Property Investing Basics – The Price Tag

The most obvious expense can also be the most deceptive. The American Securities and Investments Commission (ASIC) affirms that one of the most common mistakes made by first-time investors is over-committing themselves to an investment because they’re unaware of the hidden costs.

For instance, you may toil for ages saving a deposit, then allocate your entire nest egg to purchasing a rental property, being unaware of the various hidden costs behind the price tag. In light of this, the ASIC recommends always having some money kept in reserve for unforeseen circumstances.

Some of the costs that can surprise new investors include:

Mortgage fees:

There are a number of charges associated with taking out finance. For instance, ANZ states that most lenders charge an approval fee, usually around $600. Meanwhile, if you’re borrowing more than 80 per cent of the home’s value, often you will have to pay lenders mortgage insurance – normally a one-off payment at the commencement of your mortgage.

Stamp duty:

This differs from state to state. For example, a $600,000 property investment in Victoria would cost you around $30,000 in stamp duty, while New South Wales would be closer to $23,000 according to their relative Offices of State Revenue.

Pest and building reports:

While not compulsory, the Queensland Government recommends that you get these professional inspections done before you undertake any negotiations, as knowing exactly what you’re getting into could give you additional bargaining power. The general cost is between $400 and $600.

Legal costs:

These cover the legal transferral of ownership (normally via a conveyancer or solicitor), and can vary depending on the type of property you purchase.

Strata Fees:

Once a seller hands their property over, you immediately inherit all of the attached council and strata fees.

While both owners of houses and units are obliged to pay council rates, it is only owners of units or apartments that will have to incur strata fees.

Strata fees cover the property’s grouped maintenance and building insurance fees and are collected by the building’s owners’ or manager. These fees are ongoing costs that will continue to absorb your finances, generally quarterly, even after your initial property purchase payment, so it’s important to incorporate these into your ongoing budget.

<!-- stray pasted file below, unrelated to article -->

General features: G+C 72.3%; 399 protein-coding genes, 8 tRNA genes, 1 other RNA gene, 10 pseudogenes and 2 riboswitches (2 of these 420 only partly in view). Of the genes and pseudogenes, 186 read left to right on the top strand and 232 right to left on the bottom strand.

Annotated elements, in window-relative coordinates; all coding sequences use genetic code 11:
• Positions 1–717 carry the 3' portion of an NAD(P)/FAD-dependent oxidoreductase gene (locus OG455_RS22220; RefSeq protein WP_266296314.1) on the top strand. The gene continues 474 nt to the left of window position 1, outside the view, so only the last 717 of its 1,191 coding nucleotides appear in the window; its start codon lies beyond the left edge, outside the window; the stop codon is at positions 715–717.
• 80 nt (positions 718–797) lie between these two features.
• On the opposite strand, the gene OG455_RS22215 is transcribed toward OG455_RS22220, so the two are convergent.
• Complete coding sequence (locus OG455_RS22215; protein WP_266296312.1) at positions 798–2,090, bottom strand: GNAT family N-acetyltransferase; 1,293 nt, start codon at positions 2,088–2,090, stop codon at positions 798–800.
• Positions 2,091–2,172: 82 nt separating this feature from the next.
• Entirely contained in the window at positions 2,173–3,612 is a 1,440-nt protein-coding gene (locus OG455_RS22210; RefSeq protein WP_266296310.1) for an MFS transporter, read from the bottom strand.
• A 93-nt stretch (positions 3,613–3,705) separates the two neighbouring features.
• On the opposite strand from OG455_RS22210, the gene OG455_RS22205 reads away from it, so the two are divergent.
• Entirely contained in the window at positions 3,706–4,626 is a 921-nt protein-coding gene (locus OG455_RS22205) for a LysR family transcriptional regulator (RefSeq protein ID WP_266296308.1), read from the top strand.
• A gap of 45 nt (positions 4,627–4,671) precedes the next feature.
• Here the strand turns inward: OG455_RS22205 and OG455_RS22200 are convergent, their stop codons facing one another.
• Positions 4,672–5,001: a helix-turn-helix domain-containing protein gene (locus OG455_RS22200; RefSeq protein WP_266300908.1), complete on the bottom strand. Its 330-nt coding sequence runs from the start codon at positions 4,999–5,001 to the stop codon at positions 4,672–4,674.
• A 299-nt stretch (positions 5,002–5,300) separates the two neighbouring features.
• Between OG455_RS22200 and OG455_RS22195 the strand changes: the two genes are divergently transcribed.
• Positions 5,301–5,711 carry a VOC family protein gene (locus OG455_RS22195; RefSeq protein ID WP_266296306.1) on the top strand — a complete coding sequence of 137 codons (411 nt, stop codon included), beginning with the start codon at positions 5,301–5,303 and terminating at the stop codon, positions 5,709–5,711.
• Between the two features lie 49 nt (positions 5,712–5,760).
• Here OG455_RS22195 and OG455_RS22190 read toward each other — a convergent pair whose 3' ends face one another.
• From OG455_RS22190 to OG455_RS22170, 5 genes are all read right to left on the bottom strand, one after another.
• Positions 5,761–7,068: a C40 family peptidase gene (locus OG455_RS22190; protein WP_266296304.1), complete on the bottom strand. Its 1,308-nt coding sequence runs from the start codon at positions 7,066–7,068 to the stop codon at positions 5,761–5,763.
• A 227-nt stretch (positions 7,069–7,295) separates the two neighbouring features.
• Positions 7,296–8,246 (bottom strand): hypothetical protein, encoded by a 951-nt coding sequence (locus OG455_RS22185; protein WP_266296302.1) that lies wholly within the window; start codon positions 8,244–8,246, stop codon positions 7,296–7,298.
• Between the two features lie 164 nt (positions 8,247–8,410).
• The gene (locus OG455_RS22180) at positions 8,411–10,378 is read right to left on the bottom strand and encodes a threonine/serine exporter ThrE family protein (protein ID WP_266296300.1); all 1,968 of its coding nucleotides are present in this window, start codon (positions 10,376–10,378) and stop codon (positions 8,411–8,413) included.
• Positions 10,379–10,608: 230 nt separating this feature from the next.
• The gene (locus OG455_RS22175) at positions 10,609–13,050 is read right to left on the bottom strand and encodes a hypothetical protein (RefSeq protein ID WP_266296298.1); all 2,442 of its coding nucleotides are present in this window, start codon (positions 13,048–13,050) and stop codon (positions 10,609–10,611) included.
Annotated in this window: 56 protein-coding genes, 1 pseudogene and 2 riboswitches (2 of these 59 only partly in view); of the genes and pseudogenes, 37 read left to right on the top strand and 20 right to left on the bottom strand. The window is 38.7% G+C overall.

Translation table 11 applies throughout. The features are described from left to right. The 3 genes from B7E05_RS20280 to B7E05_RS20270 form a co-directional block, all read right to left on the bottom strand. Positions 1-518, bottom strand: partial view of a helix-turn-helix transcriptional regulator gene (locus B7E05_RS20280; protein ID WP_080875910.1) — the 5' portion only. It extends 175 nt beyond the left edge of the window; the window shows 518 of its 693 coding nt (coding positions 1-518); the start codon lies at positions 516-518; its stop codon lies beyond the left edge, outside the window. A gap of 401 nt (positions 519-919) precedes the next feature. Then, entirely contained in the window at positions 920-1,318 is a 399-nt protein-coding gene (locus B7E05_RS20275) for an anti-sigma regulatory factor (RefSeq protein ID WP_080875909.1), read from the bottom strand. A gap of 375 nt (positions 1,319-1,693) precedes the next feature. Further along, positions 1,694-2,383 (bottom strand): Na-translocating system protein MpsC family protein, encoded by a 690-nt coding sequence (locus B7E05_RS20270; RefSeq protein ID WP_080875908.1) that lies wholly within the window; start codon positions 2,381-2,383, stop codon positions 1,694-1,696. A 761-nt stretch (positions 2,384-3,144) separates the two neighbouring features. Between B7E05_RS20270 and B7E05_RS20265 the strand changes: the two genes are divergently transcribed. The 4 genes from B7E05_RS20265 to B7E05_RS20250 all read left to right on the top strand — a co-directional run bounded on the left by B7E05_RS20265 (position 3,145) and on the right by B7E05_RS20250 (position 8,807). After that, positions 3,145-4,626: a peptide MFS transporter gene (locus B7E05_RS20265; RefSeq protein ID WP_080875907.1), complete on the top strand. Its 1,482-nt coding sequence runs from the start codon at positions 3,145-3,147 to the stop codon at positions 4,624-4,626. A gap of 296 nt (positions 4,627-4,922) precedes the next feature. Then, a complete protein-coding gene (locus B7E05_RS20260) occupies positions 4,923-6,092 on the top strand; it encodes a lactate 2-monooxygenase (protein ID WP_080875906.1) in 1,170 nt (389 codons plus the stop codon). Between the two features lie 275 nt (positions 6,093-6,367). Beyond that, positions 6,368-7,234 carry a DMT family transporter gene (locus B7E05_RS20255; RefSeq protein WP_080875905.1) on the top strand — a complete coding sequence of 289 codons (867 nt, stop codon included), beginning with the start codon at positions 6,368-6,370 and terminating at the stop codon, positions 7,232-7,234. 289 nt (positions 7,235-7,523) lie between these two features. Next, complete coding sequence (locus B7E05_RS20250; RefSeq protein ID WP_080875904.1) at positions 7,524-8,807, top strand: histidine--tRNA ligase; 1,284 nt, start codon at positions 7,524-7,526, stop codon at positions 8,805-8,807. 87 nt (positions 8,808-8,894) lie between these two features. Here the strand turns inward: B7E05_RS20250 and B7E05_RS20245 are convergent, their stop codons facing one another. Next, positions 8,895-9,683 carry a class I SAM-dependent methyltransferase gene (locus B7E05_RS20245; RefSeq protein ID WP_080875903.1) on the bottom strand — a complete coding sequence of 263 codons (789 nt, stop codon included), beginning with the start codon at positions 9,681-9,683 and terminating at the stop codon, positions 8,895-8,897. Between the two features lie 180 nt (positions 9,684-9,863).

The scope of strata fees will vary considerably depending on the age of the building, facilities, and location but you should expect to pay around $70 to $80 for the lodgement of application.

The Costs of Owning a Property

The old adage “you have to spend money to make money” rings true in real estate. According to the ASIC, some of the ongoing costs of property ownership can include advertising for tenants, vacancies causing a lack of income, repairs, maintenance, council rates and insurance.

Employing the services of a property manager can be a smart investment, given that they will be able to take care of all of the above at a justifiable cost, allowing you to put your feet up. Furthermore, the Taxation Office asserts that you can claim tax deductions on essentially any expense related to your rental property, including property agent fees and commissions.

It’s a Good Time to be Investing

Property investing has created wealth for hundreds of thousands if not millions of Australians and has created countless millionaires over the past 30 years.

Although like any investment, property investment carries risks – numerous factors can affect the returns of your investment. Some of these include unemployment levels, state of the economy, interest rates and mortgage availability. You need to accept and prepare for these risks in order to be successful in property investing.

To walk you through everything you need for success in property investing, the team of experts have put together a free in-depth Better Buying Guide. The guide will show you how different buying methods work, advice on how to do your research plus much more!

10 tips on how to be a successful investor

What makes one investor better than another? Here are 10 tried and true steps successful investors use to help steer their decisions and to help them get the most out of their investment.

Do Your Homework

Nothing makes for a better investment foundation than solid research and a sound understanding of the property market. Start reading property investing blogs, scour investing websites as they are often packed with useful information, attend investing seminars or download and listen to investing podcasts.

Talk to your accountant

You need to understand the tax implications of buying an investment property and your accountant is the best person to talk to about this. Ask them to clarify the following:

Negative gearing implications and depreciation allowances on new buildings. They will be able to advise if you are better off buying in a new or old building

If you are buying a property with someone else ask whose name should be on the contract as this may have impacts on any future tax benefits, land tax and stamp duty.

How much they believe you can afford to spend each week on an investment mortgage and the tax impact on this amount.